But by the time nations convened in Paris, Malcolm Turnbull was in the hot seat, having toppled Abbott a few months earlier. Many observers hoped he would take strong action on climate; in 2010 he had enthused about the prospect of Australia going carbon-neutral. But the hoped-for successor to the carbon price never materialised, as Turnbull came under sustained attack from detractors within both his own party and the Nationals.

Then, in September 2016, a thunderbolt (or rather, a fateful thunderstorm). South Australia’s entire electricity grid was knocked out by freak weather, plunging the state into blackout, and the state government into a vicious tussle with Canberra. The dispute, embodied by SA Premier Jay Weatherill’s infamous altercation with the federal energy minister Josh Frydenberg, spilled over into a wider ideological conflict about renewable energy.




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A year since the SA blackout, who’s winning the high-wattage power play?


With tempers fraying on all sides, and still no economy-wide emissions policy in place, business began to agitate for increasingly elusive investment certainty (although they had played dead or applauded when Gillard’s carbon price was under attack).

In an era of policy on the run, things accelerated to a sprinter’s pace. Frydenberg suggested an emissions intensity scheme might be looked at. Forty-eight hours later it was dead and buried.

Turnbull commissioned Chief Scientist Alan Finkel to produce a report, which included the recommendation for a Clean Energy Target, prompting it to be vetoed in short order by the government’s backbench.

Within three months Frydenberg hurriedly put together the National Energy Guarantee (NEG), which focused on both reliability and emissions reduction in the electricity sector. The policy gained support from exhausted business and NGOs, but not from the Monash Forum of Tony Abbott and cohorts, who preferred the sound of state-funded coal instead. And then, in August 2018, the NEG was torpedoed, along with Turnbull’s premiership.

The next man to move into the Lodge, Scott Morrison, was previously best known in climate circles for waving a lump of coal (kindly provided, with lacquer to prevent smudging, by the Minerals Council of Australia) in parliament.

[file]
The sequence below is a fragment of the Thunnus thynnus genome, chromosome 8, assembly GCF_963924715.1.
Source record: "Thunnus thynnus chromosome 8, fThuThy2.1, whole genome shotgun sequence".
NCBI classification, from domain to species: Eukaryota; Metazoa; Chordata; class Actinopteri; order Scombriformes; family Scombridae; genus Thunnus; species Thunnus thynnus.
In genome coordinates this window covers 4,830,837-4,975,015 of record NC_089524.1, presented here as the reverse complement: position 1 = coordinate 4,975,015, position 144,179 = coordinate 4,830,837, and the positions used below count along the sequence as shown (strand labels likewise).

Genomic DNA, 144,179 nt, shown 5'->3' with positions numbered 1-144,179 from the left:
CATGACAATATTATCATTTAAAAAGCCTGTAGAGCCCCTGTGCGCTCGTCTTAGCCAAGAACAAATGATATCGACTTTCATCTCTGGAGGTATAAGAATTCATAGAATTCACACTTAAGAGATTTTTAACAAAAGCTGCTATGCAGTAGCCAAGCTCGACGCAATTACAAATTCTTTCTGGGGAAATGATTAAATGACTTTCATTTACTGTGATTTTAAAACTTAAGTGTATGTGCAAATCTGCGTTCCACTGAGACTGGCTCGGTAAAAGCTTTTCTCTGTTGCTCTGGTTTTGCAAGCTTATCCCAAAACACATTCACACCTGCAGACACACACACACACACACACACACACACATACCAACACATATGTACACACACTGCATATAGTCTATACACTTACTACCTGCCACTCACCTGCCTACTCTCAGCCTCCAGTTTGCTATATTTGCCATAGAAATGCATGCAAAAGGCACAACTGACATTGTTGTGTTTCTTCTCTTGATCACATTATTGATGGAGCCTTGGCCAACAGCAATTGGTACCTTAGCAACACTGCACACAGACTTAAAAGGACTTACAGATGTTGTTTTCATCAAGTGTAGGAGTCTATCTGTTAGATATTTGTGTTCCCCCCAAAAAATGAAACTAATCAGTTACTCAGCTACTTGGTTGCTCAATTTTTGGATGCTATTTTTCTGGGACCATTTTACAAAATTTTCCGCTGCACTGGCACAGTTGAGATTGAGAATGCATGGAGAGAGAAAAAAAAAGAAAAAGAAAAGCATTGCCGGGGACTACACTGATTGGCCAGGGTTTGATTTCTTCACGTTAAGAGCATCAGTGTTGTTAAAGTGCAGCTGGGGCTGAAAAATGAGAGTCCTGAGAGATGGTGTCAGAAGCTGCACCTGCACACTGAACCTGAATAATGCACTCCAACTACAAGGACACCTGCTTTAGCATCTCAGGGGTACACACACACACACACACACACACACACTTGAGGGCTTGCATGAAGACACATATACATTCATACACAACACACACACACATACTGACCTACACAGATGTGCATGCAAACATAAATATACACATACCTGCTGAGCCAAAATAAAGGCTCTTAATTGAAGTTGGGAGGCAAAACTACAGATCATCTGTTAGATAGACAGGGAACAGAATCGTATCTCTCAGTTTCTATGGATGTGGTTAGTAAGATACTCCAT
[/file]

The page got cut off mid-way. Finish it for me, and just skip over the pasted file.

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Morrison’s problems haven’t eased. His energy minister Angus Taylor and environment minister Melissa Price have each come under attack for their apparent lack of climate policy ambition, and Barnaby Joyce and a select few fellow Nationals recently endangered the fragile truce over not mentioning the coal.

Meanwhile, Labor, with one eye on the Green vote and another on Liberal voters appalled by the lack of action on climate change, are trying to slip between Scylla and Charybdis.

Shorten’s offering

While Labor has decided not to make use of a Kyoto-era loophole (taking credit for reduced land-clearing), its newly released climate policy platform makes no mention of keeping fossil fuels in the ground, dodges the thorny issue of the Adani coalmine, and has almost nothing to say on how to pay the now-inevitable costs of climate adaptation.

What will the minor parties say? Labor’s policy is nowhere near enough to placate the Greens’ leadership, but then the goal for Labor is of course to peel away the Greens support – or at least reduce the haemorrhaging, while perhaps picking up the votes of disillusioned Liberals.

Overall, as Nicky Ison has already pointed out on The Conversation, Labor has missed an “opportunity to put Australians’ health and well-being at the centre of the climate crisis and redress historical injustices by actively supporting Aboriginal and other vulnerable communities like Borroloola to benefit from climate action”.




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Labor’s climate policy: a decent menu, but missing the main course


And so the prevailing political winds have blown us more or less back to where we were in 1997: the Liberals fighting among themselves, business despairing, and Labor being cautious.